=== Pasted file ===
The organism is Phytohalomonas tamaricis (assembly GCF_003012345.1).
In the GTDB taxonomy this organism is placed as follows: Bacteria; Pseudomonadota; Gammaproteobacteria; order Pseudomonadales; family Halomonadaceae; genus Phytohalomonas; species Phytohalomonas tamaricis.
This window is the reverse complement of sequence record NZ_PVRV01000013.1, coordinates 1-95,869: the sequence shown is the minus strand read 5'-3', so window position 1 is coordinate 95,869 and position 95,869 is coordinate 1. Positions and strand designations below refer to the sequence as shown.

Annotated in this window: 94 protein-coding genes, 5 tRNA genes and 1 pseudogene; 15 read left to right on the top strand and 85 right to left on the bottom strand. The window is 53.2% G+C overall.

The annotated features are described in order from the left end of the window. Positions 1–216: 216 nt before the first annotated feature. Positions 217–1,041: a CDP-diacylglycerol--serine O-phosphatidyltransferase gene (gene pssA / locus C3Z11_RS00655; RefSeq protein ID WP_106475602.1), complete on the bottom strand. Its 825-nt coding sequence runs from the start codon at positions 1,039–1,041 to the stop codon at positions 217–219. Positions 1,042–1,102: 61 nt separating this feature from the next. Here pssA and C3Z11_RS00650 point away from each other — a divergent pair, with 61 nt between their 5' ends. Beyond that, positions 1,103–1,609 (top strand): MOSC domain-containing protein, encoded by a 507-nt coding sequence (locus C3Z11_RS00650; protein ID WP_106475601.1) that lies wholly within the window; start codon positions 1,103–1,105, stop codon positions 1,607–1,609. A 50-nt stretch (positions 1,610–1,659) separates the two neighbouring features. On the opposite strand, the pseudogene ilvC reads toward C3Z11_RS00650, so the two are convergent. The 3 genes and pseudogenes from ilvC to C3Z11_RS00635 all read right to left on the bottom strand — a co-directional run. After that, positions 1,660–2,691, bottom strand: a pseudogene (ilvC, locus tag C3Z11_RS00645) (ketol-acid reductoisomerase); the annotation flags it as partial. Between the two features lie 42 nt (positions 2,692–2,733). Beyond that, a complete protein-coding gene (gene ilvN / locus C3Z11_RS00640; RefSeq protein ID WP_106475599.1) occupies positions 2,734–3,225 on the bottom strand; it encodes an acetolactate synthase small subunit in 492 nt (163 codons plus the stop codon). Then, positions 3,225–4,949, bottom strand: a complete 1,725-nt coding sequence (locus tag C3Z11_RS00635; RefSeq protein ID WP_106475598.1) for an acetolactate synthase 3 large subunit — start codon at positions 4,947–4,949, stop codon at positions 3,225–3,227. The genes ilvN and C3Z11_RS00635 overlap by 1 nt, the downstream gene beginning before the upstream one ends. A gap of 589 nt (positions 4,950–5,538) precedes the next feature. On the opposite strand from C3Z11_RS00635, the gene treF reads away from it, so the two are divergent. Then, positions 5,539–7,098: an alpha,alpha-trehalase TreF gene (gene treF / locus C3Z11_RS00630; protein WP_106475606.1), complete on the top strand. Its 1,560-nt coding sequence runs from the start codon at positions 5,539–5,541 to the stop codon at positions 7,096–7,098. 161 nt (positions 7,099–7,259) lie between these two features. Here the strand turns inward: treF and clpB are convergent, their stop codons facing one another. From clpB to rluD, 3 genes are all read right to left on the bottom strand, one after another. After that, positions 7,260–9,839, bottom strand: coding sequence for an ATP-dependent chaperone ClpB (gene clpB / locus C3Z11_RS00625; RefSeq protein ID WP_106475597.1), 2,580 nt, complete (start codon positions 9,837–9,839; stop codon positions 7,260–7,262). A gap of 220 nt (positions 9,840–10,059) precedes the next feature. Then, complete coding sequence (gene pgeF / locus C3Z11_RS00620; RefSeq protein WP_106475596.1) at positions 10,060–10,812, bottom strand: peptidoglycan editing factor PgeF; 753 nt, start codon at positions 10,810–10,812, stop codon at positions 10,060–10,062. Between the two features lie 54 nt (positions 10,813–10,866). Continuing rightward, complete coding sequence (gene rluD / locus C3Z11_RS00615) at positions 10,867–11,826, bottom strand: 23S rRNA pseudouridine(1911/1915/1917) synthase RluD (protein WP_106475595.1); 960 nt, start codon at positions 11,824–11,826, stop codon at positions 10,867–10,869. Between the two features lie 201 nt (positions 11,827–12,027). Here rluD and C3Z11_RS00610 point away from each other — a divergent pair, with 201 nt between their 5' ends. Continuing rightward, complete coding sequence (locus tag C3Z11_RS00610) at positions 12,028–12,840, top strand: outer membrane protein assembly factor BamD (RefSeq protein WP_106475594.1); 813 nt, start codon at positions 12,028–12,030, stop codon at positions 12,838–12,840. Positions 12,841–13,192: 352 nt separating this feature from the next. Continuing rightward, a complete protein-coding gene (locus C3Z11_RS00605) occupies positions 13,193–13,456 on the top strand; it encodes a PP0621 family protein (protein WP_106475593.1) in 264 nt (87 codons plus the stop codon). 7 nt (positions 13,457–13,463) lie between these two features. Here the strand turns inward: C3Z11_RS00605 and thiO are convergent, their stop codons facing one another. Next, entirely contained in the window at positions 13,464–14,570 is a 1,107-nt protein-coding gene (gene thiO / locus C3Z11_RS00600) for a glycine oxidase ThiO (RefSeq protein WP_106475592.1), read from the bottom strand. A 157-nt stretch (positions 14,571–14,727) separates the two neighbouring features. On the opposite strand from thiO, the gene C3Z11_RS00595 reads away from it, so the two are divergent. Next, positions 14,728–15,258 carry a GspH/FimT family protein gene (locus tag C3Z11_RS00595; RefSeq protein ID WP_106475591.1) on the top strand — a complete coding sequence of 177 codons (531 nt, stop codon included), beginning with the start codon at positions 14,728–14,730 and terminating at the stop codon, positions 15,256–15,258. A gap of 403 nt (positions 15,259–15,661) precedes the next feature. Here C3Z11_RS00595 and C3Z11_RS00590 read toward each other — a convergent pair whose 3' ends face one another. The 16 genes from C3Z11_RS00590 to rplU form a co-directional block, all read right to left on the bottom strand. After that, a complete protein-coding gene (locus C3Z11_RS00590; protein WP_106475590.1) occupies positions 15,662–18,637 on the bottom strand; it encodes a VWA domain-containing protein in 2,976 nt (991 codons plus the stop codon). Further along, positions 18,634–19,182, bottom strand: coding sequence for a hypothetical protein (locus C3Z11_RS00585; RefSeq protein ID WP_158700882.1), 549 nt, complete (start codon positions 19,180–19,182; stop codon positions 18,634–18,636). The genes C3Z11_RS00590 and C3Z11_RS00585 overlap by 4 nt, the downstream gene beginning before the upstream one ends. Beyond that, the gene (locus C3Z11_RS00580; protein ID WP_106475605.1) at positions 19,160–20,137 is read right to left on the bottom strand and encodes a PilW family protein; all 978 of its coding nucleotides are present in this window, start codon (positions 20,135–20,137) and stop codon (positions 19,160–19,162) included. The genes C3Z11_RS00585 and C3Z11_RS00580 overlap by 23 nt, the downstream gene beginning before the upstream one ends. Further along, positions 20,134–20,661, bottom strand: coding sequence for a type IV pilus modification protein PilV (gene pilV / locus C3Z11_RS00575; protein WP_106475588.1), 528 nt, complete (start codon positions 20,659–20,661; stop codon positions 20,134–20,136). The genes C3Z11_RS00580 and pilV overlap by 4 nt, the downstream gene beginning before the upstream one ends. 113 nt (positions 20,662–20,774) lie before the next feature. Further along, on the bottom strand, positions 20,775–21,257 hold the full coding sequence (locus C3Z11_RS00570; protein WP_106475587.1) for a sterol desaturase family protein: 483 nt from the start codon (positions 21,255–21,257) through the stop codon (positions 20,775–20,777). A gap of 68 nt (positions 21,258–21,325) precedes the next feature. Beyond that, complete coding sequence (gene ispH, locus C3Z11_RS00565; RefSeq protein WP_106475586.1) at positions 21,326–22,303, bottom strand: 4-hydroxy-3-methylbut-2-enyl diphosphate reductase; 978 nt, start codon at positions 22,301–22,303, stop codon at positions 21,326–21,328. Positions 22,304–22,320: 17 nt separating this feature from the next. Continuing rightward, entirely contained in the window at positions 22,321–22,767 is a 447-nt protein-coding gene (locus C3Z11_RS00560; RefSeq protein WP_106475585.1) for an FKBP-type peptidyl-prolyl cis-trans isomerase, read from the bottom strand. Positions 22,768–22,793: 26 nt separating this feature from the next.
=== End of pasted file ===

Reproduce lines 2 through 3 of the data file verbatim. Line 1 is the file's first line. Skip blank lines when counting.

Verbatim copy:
In the GTDB taxonomy this organism is placed as follows: Bacteria; Pseudomonadota; Gammaproteobacteria; order Pseudomonadales; family Halomonadaceae; genus Phytohalomonas; species Phytohalomonas tamaricis.
This window is the reverse complement of sequence record NZ_PVRV01000013.1, coordinates 1-95,869: the sequence shown is the minus strand read 5'-3', so window position 1 is coordinate 95,869 and position 95,869 is coordinate 1. Positions and strand designations below refer to the sequence as shown.